Megren lifts her shoulders.

Lanisen says, “Anyway it didn’t /feel/ like…” He trails off, discomfited, and crosses an arm over his middle.

Megren says, “I’m sorry, I shouldn’t have said.”

Lanisen says, “No, it’s…” He pauses, an odd look on his face. “There’s, there’s a lot to learn here, isn’t there.”

Megren says, “I suppose so.”

Lanisen says, reflecting, “Maybe it thought we knew.”

Megren says, “I think — I think it was just, I think it was playing, like when I leave bells on Haft’s things. Only I know all the rules when I do that to one of the guards or they do it to me, and I, I don’t know how trees work.” She sounds perhaps a little more disturbed by the last statement than it generally calls for, though given her childhood it is perhaps no surprise.

Lanisen says, “Yeah. Yeah, exactly. It couldn’t’ve known we didn’t know how dryads…”

Megren says, “Only, I wouldn’t pull a prank on someone without teaching them the rules first, giving them easy ones until they seem to have caught on.”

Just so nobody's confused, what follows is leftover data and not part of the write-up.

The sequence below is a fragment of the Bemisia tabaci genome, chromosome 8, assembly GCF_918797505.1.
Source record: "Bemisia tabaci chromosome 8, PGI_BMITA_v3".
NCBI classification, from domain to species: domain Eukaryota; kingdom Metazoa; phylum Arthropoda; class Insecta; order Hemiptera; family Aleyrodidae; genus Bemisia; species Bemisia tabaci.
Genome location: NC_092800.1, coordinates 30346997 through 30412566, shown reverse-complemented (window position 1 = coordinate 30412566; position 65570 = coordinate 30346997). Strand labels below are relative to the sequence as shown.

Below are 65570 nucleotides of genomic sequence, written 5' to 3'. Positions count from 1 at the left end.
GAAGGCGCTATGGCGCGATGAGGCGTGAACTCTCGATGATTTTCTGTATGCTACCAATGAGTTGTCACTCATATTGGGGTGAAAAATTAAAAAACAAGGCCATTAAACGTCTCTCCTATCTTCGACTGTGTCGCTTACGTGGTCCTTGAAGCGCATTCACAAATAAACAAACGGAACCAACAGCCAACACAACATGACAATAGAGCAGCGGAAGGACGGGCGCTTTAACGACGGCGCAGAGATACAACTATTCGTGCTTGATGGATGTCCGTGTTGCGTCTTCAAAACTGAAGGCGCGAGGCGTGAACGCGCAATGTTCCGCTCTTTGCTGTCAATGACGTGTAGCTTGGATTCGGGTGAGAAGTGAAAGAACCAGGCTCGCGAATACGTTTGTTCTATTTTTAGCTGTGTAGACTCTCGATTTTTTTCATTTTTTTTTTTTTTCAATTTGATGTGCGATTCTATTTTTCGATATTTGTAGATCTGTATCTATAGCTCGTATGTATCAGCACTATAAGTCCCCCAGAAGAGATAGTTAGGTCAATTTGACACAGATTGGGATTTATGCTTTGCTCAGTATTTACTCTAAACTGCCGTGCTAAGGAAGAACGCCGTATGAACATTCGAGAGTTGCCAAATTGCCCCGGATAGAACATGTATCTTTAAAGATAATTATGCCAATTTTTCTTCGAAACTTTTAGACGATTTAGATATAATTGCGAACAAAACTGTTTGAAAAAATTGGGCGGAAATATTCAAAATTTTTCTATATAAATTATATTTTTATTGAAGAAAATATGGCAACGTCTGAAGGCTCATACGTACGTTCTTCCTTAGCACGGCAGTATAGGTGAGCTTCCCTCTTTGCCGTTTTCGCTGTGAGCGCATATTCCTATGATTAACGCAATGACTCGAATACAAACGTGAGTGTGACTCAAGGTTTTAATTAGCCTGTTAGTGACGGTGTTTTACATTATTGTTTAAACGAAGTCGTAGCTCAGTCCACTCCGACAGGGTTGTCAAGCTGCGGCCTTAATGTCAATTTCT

Lanisen shifts. “I don’t think it meant any harm, I really don’t.”

Megren says, “Maybe not.”

Lanisen asks, “What could it have done to us, anyway?”

Megren says, “I don’t know, I don’t know.”

Lanisen hmms. He glances at Megren. “I’m sorry it spooked you.”

Megren says, “I wish you wouldn’t press it.”

Lanisen looks slightly taken aback. “Sorry.”

Megren looks vaguely annoyed, and also probably annoyed at being annoyed. “It’s fine,” she dismisses.

Lanisen looks down at his hands.

Megren looks at the ceiling. “Sorry.”

Lanisen says, “No, it’s– I’m sorry. You’ve, you’ve got a good sense about these things and I ought to listen.”

Megren says, “No, I didn’t say because I didn’t know.”

Lanisen says, “Oh.”

Megren says again, “Sorry.”

Lanisen shakes his head, quickly and apologetically.

Megren says, “So, a garden?”

Lanisen lifts his shoulders. He’s relieved and it shows. “Um– south, she said. I dunno how far.”

Megren says, “We’ll go when Sir Darrin’s next free.”

Lanisen says, “Yeah, all right.”

Darrin knocks politely on the door to the space Lanisen has chosen.

The low murmur of conversation from behind the door pauses, and Lanisen calls, “Yeah?”

Darrin calls a cheerful, “Morning!” through the door.

Megren can be heard snorting. “Come /in/,” she instructs.

Lanisen hops off the bed and crosses to open the door, standing aside so Darrin can enter. “Mornin’, sir.”

Darrin grins at him as he comes in. He looks mildly disheveled, curls awry, perhaps like he’s been out for a morning jog.

Megren lifts her brows. “Where have you been?”

Lanisen bows and returns to the bed, plopping down next to Megren.